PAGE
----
As Scotia grew into a broom-making center during the 19th century, its postal needs were easily handled by a small building at what is now 109 Mohawk Street. In 1935, as a relief measure during the Depression, Congress authorized construction of the current building, replacing an old house and garage at the site.
Louis A. Simon, then Supervising Architect at the Treasury Department, handled the design, as he did for many of the other post offices built in New York during the 1930s. His design for Scotia's was almost identical to one used for four other post offices in small communities around the state: Akron, Horseheads, Middleburgh and Oxford. All are modestly scaled brick Colonial Revival buildings, showing no original variations save for minor later alterations.
Construction did not get underway until 1939, at a time when Congress was scaling back on new post office construction in anticipation of war. The local firm of Loucks and Clarks was awarded the contract and finished the building the following year, making it one of the last to be completed in the state under a Depression-era relief program. It was originally considered a branch of the post office in Schenectady to the southeast, hence its NRHP listing as "Scotia Station".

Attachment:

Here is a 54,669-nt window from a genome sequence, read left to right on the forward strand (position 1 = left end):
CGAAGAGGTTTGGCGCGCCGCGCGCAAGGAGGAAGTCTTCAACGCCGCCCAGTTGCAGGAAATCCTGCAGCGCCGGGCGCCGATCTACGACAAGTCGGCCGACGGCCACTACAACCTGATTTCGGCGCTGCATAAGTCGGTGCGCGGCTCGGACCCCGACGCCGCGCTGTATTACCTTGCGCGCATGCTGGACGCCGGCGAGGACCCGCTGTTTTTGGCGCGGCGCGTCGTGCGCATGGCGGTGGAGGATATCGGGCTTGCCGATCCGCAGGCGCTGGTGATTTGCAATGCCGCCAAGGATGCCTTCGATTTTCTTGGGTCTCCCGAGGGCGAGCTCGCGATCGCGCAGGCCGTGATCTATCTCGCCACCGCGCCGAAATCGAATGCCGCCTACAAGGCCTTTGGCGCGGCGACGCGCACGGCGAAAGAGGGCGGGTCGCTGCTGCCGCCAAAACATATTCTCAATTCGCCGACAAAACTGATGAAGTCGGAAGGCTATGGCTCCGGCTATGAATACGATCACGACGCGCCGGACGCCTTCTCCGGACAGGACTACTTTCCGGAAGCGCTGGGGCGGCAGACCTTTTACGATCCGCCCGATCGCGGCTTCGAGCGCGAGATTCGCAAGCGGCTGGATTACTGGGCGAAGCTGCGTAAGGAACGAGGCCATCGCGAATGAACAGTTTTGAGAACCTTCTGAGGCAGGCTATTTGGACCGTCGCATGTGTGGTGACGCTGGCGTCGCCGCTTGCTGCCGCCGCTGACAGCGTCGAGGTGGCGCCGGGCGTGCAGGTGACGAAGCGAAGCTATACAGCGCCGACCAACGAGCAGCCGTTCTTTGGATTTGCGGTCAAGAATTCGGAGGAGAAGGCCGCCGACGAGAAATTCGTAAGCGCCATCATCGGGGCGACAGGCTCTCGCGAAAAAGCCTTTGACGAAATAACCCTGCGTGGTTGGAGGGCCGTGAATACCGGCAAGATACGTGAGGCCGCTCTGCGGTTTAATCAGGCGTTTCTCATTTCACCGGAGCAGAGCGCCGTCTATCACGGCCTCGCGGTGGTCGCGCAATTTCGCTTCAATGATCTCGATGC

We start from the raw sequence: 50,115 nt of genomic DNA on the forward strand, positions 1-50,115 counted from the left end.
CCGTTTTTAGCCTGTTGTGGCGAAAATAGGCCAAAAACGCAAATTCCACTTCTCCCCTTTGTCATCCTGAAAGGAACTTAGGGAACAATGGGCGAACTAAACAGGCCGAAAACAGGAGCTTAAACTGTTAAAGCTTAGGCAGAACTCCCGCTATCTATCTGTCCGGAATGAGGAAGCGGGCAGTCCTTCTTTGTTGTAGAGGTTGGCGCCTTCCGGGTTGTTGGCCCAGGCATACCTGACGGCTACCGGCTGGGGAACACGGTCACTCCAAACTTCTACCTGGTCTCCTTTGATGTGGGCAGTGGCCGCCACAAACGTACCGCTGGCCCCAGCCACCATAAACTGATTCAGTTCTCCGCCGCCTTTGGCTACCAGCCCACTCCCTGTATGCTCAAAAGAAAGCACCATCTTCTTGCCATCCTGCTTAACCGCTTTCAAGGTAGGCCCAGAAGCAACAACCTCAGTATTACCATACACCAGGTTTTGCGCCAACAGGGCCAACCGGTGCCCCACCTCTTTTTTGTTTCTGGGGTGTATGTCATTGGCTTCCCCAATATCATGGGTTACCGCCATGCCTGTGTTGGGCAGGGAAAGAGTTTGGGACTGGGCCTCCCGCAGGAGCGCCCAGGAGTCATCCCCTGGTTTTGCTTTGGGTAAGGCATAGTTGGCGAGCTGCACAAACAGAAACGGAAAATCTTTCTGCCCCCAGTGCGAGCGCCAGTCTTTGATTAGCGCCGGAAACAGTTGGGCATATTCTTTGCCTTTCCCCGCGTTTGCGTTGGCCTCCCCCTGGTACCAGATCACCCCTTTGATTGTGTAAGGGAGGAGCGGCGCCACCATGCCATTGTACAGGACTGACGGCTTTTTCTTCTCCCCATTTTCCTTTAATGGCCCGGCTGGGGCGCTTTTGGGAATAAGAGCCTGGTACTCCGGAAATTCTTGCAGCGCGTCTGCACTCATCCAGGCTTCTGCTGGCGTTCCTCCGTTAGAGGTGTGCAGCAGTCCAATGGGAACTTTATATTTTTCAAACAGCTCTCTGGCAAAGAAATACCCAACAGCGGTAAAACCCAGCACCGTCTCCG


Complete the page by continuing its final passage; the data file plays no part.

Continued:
The next year, 1941, Buffalo artist Amy Jones painted the 5'6" by 12' (1.7 by 3.7 m) mural, depicting the sparing of the Glen family during the 1690 Schenectady massacre, a key turning point in the early history of Scotia. She had also painted a similar confrontation between early settlers and Indians for the Painted Post post office, and did at least one other postal mural, in Winsted, Connecticut.
In 2009 the U.S. Postal Service (USPS) announced Scotia was one of 600 local post offices around the country it was considering closing because of the difficult economy. The community rallied to persuade the USPS to keep it open, partly because of its historic status. The Schenectady County legislature passed a resolution to that effect, and its leader, Susan Savage, started an Internet petition along with two other legislators. The Postal Service has still not taken Scotia off the list of potential closures, as of September.
- Gobrecht, Larry (November 1986). "National Register of Historic Places nomination, US Post Office–Scotia Station". New York State Office of Parks, Recreation and Historic Preservation. Retrieved September 20, 2009.
- Stanforth, Lauren (August 12, 2009). "Schenectady County Leg: Keep Scotia post office". Albany Times-Union. Hearst Corporation. Retrieved September 21, 2009.
- Savage, Susan; "Keep the Scotia Post Office open", ipetitions.com, retrieved September 20, 2009.
- Goot, Michael (September 3, 2009). "Scotia post office still targeted". The Daily Gazette. Daily Gazette Company LLC. Retrieved September 20, 2009.